His method of analysis is different distinguishing between a technical and an aesthetical component.
p. 4 technical: From materialised digital works over multimedia online works to interactive digital installations.
aesthetical: From cognitive works over telematic/robotics to extra-aesthetic works: political, economic, biological or other scientific topics. Significant was that they we distanced, had an emphasis on the aesthetic context and aesthetic finality; Which explained "the globalised open-endedness of virtual works." From a perspective of a critique of modernism the works were a rejection of stylistic anarchism and historical traditionalism. Popper's criteria for selecting the examples: where "technology is humanised through art."

Conceptual models:
Globally we needed conceptual models with which to think differently or connective models that were not completed or inverted objectivity of common conceptions.

Humanist values:
Popper's humanist values in the age of virtualism: Not linked to Greece or Rome but concerned about basic human needs and personal achievements also including universal issues.
p. 3 "Virtual art could in fact impact in a critical and prospective way on globalisation"

art of the electronic age
Frank Popper
Thames and Hudson Ltd, 1997
192 pages
ISBN: 0500279187

Finally someone that manages to make the connection between classic "History of the arts" and digital art or media arts. Very interesting.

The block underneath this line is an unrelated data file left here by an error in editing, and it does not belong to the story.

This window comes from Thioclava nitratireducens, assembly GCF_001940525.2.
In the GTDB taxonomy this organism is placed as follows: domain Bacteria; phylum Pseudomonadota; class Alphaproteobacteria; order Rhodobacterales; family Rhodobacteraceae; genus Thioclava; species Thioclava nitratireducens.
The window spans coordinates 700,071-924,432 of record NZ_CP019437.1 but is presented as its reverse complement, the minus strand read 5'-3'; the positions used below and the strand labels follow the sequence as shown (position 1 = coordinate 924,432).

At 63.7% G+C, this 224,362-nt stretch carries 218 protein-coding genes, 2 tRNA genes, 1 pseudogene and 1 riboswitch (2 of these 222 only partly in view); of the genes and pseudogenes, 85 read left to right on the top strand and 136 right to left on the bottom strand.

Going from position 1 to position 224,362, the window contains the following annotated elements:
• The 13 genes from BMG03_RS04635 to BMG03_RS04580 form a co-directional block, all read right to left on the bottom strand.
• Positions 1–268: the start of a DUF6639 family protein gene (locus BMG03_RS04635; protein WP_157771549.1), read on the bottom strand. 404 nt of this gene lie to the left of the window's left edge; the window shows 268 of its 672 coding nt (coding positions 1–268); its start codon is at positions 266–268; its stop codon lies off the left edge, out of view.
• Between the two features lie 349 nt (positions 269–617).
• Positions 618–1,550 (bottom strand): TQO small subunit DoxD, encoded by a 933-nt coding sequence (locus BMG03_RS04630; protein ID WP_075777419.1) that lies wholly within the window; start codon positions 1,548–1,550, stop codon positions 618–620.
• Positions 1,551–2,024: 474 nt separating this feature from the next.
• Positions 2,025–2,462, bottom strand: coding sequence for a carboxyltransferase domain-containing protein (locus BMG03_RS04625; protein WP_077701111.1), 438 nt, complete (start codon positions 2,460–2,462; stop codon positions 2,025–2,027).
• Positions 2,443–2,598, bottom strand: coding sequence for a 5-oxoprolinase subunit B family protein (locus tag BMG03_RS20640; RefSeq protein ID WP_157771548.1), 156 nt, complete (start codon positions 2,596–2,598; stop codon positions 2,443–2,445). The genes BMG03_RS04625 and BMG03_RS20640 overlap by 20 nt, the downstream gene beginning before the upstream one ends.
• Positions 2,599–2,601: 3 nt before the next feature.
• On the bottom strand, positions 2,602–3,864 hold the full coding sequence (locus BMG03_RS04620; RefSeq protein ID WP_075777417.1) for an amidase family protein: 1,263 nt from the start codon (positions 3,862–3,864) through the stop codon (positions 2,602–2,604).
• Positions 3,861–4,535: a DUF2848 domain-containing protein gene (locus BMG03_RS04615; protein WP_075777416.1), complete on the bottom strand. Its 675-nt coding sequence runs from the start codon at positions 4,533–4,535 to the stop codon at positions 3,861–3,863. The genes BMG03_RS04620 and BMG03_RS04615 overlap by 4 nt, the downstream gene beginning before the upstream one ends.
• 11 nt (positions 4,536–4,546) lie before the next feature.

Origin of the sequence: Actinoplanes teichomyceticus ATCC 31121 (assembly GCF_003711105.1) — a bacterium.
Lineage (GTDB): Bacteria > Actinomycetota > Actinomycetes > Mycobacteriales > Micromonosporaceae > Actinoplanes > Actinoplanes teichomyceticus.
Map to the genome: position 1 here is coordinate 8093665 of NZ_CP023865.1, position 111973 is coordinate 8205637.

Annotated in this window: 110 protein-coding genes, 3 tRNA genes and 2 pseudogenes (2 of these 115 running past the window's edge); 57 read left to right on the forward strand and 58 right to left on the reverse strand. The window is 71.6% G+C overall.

1 The Roots of Electronic Art
2 Laser and Holographic Art
3 Video Art
4 Computer Art
5 Communication Art
6 Art, Nature and Science
7 Social and Aesthetic Implications of the Art of the Electronic Age

p.126 "in this type of event, it is not the exchanged content that matters, but rather the network that is activated and the functional conditions of the exchange. The aesthetic object is replaced be the immateriality of the field tensions and by vital and organic energy. [...] Finally, the event activates a new phenomenology of virtual, deffered, or remote presence and evokes a feeling of the Kantian ' sublime', a sense of truly inexpressible awe."

deKerckhove: "a new spatial sensibility arises from communication arts. Radio, telephone and computers are "psychotechnologies", extensions of our mind that have global significance."

p.134 Adrian: "the content is the contact", "natural phenomena" art.